I sat on a wall waiting. “The king is coming!” somebody said. It doesn’t matter that he died 530 years ago and the coffin just contains some very old bones. Being part of a major event is quite exciting if you don’t do much. I don’t mind being part of a huge crowd if I am not noticeable and can blend in. The camera is as usual used as a device to hide behind, a raison d’être in much the same way as someone using their mobile phone when in a café. It was a strange week starting with a parade on Sunday, the reinterment of the body on Thursday and then fireworks on the Friday evening. Normally the travel would put me off going to such things but only being a 10 minute walk meant that it was easy for once. The atmosphere was good at all times even in the afternoon. People from all over the world including many Americans were just milling around looking happy. This in my own city and in a place I was well used to. In fact as my elderly mother passed ever closer to eternity I had often took solace in the cathedral, unnoticed and unknown, often the only person in there in the days before it would be the final resting place to a long lost king.
I wanted to queue to see the coffin, well I have nothing better to do and it’s not much different form walking down the canal for 4 hours yet again to pass time. The reason I did not was my SA and being alone. Standing in a long queue for 2-4 hours next to the same people would be too awkward. They might try witty banter with me and I would feel exposed as a weird loner with no social skills and no life with nothing interesting to talk about. Most of them for instance were in groups with friends and family. I heard on the local radio how so many strangers had made new friends and chatted away together like best mates as they waited. Of course being eternally awkward I would not do this. A nice volunteer lady was chatting to people on the day of the reinterment and asked me about my camera. I tried to answer her but that oh so familiar awkwardness awakened and I almost sighed and walked off. It’s the reaction on others faces that hurts so much when they realise that you are not quite normal but they still try and be polite but try to move off. Having no control of my voice, facial expressions and body language is so frustrating. Once my madness comes alive it’s unstoppable and the paranoia starts to eat away at my soul in a relentless attack of self doubt. It might as well be one of those dreams where you imagine everyone pointing and laughing at you and you just want to run away. I could have for instance easily have talked to the women who led the search for the king as she was just talking to the crowd in front of me after a TV interview but after that event the day before my awkwardness was still on high alert so despite a deep love of history and actually wanting to say something to her, I left.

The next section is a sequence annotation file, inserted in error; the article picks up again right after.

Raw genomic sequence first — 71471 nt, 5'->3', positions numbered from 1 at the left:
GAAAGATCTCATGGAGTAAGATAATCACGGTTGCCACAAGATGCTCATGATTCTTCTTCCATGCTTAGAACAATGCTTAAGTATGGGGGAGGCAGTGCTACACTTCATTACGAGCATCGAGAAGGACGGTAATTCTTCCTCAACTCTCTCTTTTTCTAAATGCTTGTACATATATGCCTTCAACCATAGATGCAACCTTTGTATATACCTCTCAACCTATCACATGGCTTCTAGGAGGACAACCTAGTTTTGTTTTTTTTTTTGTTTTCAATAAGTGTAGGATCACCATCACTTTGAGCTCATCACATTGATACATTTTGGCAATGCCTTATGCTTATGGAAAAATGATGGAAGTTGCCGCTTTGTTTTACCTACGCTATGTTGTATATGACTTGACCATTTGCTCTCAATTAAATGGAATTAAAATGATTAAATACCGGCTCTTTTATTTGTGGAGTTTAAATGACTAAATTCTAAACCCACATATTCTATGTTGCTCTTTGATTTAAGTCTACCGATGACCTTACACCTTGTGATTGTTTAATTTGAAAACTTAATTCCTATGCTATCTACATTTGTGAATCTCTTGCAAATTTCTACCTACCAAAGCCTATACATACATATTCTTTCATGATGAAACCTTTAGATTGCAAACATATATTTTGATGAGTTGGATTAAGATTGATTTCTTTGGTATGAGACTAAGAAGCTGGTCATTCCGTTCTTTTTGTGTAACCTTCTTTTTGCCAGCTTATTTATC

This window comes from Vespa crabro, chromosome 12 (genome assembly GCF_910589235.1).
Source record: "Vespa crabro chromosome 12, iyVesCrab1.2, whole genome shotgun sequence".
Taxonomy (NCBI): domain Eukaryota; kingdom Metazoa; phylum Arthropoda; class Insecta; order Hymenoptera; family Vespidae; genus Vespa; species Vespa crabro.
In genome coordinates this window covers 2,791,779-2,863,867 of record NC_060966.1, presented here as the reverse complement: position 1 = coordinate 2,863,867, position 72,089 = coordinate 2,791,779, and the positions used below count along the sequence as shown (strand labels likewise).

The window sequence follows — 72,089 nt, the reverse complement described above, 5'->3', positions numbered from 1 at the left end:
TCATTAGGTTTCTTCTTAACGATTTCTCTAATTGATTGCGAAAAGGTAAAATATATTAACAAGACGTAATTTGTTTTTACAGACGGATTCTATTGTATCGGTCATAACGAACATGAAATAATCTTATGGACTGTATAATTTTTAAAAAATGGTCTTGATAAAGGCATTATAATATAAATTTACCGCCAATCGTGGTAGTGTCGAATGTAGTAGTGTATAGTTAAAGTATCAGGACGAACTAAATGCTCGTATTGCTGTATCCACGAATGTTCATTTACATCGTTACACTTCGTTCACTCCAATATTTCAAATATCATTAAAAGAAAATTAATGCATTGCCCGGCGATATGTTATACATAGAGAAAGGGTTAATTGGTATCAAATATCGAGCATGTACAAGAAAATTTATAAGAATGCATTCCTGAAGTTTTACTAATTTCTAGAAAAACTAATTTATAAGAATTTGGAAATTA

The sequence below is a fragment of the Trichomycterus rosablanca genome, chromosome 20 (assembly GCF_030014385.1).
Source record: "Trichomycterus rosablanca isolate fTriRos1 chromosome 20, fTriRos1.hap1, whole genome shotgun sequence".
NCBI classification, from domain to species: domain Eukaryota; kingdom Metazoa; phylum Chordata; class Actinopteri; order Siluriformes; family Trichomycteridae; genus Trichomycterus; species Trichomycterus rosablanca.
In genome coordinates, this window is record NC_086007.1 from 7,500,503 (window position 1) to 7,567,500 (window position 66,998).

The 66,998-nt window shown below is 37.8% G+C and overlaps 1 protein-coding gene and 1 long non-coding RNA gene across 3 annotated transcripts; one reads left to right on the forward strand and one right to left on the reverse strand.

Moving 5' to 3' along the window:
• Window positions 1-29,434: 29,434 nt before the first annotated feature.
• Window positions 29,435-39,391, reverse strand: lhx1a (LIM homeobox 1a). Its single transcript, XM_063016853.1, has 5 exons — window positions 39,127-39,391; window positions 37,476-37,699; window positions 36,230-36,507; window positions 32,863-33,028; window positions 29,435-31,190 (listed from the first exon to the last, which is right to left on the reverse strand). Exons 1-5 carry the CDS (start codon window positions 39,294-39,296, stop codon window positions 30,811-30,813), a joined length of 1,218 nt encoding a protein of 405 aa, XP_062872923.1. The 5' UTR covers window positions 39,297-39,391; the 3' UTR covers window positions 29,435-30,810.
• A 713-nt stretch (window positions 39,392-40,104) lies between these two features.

Friday night was different as there were fireworks and 8000 fire bowls decorating the city centre. I had relaxed in a what the hell type of way by this time so had little anxiety but being all alone when most people are in groups is still somewhat off-putting and I wished I had my one true friend with me. I look a lot at meetup UK now but always put myself off with memories of so many things that can and did go wrong in the past. The SA paradox resurfaces again. You are supposed to get better by meeting new people but meeting people makes you more SA and often makes you feel disliked so you never recover in the first place. It also totally ignores the effects of depression which makes any social activity much harder. I thought I saw a girl I used to know from work, bizarrely the one that once called me a zombie and hard work to talk to. She was in group of people and I later found her on a local meet up group that attended the event. She was right of course, mentally ill people often come across as zombies and hard work, now with added depression it’s the main reason I don’t go to any meet up groups. Despite chronic loneliness, in reality people demand cheerfulness from strangers at such meets when I have none left.